Many Vermont schools closed because of the sub-zero temperatures


It’s been cold, there isn’t a person around that would disagree. In fact, the last time Burlington reached over 32° was December 23rd. Temperatures this cold can do a number of damaging things to the human body, and that is why numerous schools have closed in the recent days.

“Safety of students is our primary concern,” said Winton Goodrich, the superintendent for Franklin Northwest Supervisory Union.

Tuesday morning’s low temperatures prompted over 100 school closings or two hour delays. Including a two hour delay in Goodrich’s district. “The issue here is, especially with temperatures this cold are schools freezing up? Do we have running water? There were some concerns there.”

Then, with such bone chilling temperatures, will the school buses start?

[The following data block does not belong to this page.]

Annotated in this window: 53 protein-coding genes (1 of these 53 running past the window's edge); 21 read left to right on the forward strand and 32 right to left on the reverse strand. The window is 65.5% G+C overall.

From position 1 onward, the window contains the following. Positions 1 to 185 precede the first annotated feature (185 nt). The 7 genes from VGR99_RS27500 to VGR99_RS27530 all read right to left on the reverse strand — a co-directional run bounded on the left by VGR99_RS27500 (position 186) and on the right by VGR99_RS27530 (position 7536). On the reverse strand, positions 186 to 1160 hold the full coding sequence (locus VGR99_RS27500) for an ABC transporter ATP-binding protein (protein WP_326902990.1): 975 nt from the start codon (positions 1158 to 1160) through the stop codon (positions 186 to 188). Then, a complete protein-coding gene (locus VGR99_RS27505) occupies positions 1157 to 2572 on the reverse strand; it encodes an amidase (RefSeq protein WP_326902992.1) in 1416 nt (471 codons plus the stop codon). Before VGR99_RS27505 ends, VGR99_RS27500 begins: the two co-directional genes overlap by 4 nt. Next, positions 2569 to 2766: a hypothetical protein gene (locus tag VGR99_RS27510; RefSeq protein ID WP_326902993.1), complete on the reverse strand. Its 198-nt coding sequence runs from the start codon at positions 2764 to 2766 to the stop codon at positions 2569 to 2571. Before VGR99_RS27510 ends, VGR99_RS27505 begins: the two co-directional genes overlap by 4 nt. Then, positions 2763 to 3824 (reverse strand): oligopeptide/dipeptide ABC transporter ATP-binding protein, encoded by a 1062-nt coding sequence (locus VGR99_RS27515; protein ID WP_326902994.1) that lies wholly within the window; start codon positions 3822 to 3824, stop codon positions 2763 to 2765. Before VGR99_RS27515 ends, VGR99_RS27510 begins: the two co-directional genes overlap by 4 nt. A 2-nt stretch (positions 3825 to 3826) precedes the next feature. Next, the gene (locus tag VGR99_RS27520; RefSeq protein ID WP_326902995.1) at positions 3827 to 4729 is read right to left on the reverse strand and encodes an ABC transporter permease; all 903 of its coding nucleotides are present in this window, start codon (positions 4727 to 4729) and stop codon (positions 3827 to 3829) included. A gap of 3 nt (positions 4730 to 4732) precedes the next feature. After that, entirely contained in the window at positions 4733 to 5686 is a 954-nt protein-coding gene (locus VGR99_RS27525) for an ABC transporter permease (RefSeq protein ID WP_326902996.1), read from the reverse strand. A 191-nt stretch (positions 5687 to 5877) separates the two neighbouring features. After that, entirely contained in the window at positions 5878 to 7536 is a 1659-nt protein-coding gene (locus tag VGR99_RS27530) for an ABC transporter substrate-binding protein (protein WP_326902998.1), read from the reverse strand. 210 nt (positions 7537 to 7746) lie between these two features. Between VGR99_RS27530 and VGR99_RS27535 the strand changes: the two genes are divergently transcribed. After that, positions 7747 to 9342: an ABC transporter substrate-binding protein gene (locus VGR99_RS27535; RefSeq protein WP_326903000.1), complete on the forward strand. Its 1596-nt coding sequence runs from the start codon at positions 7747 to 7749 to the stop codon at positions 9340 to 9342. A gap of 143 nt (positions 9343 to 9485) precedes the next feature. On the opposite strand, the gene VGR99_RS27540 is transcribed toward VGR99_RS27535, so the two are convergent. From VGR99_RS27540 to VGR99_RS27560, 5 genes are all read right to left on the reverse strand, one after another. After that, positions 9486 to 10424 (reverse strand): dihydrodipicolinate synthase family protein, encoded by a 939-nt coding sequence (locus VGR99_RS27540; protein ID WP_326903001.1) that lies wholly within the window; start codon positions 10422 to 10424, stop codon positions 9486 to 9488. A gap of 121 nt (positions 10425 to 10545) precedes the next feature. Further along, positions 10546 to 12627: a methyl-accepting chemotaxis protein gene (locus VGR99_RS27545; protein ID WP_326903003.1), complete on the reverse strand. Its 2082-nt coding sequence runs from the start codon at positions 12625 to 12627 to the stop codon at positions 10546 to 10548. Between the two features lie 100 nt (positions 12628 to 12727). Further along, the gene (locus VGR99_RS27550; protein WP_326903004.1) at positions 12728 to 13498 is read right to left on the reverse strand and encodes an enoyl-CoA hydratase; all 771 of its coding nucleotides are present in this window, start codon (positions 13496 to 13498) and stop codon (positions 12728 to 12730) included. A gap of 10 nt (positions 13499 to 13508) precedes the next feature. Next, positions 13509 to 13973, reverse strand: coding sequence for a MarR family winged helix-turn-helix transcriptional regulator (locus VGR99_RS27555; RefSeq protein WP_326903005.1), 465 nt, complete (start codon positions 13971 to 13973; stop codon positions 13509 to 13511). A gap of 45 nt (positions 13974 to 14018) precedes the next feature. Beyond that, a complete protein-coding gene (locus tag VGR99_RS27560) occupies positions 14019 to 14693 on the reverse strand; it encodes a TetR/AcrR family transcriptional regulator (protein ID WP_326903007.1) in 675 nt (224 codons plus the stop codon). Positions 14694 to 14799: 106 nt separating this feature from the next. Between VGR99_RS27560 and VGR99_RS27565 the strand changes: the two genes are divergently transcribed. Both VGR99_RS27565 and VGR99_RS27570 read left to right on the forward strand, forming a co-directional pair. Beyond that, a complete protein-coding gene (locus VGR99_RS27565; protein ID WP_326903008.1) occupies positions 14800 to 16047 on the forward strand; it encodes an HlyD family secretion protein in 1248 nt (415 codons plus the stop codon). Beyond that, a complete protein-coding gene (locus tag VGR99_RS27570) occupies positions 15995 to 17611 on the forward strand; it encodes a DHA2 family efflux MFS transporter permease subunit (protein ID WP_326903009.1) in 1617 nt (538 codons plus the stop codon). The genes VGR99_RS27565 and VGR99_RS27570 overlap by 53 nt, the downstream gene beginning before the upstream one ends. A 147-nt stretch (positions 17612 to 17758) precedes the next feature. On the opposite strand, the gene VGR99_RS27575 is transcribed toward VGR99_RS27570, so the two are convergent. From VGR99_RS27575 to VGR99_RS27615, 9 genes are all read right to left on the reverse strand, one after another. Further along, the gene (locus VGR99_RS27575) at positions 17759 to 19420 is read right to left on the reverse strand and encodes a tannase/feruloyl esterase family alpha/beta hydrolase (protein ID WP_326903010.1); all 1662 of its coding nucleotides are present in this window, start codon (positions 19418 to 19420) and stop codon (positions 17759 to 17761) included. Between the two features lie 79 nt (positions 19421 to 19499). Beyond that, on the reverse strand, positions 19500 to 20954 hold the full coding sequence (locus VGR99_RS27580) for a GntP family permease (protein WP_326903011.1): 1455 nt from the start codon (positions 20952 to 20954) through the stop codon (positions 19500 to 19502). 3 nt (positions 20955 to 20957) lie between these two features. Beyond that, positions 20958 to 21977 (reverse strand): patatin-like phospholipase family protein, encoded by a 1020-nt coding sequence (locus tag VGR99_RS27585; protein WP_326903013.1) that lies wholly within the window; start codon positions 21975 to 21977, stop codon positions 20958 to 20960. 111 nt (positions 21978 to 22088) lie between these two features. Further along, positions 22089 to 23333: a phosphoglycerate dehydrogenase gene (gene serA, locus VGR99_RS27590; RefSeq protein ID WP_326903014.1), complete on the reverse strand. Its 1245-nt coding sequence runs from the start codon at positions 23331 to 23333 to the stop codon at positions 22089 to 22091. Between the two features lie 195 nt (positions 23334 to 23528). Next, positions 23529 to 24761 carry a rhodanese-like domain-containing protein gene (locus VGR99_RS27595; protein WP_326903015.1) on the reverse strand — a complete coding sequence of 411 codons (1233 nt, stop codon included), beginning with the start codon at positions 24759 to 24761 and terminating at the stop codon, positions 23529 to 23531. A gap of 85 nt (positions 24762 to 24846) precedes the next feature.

“They are diesel, and there is a lot of advanced planning by the bus companies and making sure they have the mixture of kerosene and diesel, and the additive that keeps it from gelling up,” Winton said. The following concern, is the buses dying while in service with students stuck onboard.

“To be able to have the opportunity to make sure the schools are open, to give the bus companies a little bit more time to have the buses be warmed up  and be safe. That is really the protocol that we use on a day like today,” he said.

Making the call to delay, or cancel school doesn’t come lightly, especially in a community where the school provides up to three meals a day to some students.

“With high poverty levels we are looking at 50% plus, a lot of the nutrition does come from schools,” he said.

For the latest on school delays or closings, we have a daily updated list for you. Just click here.

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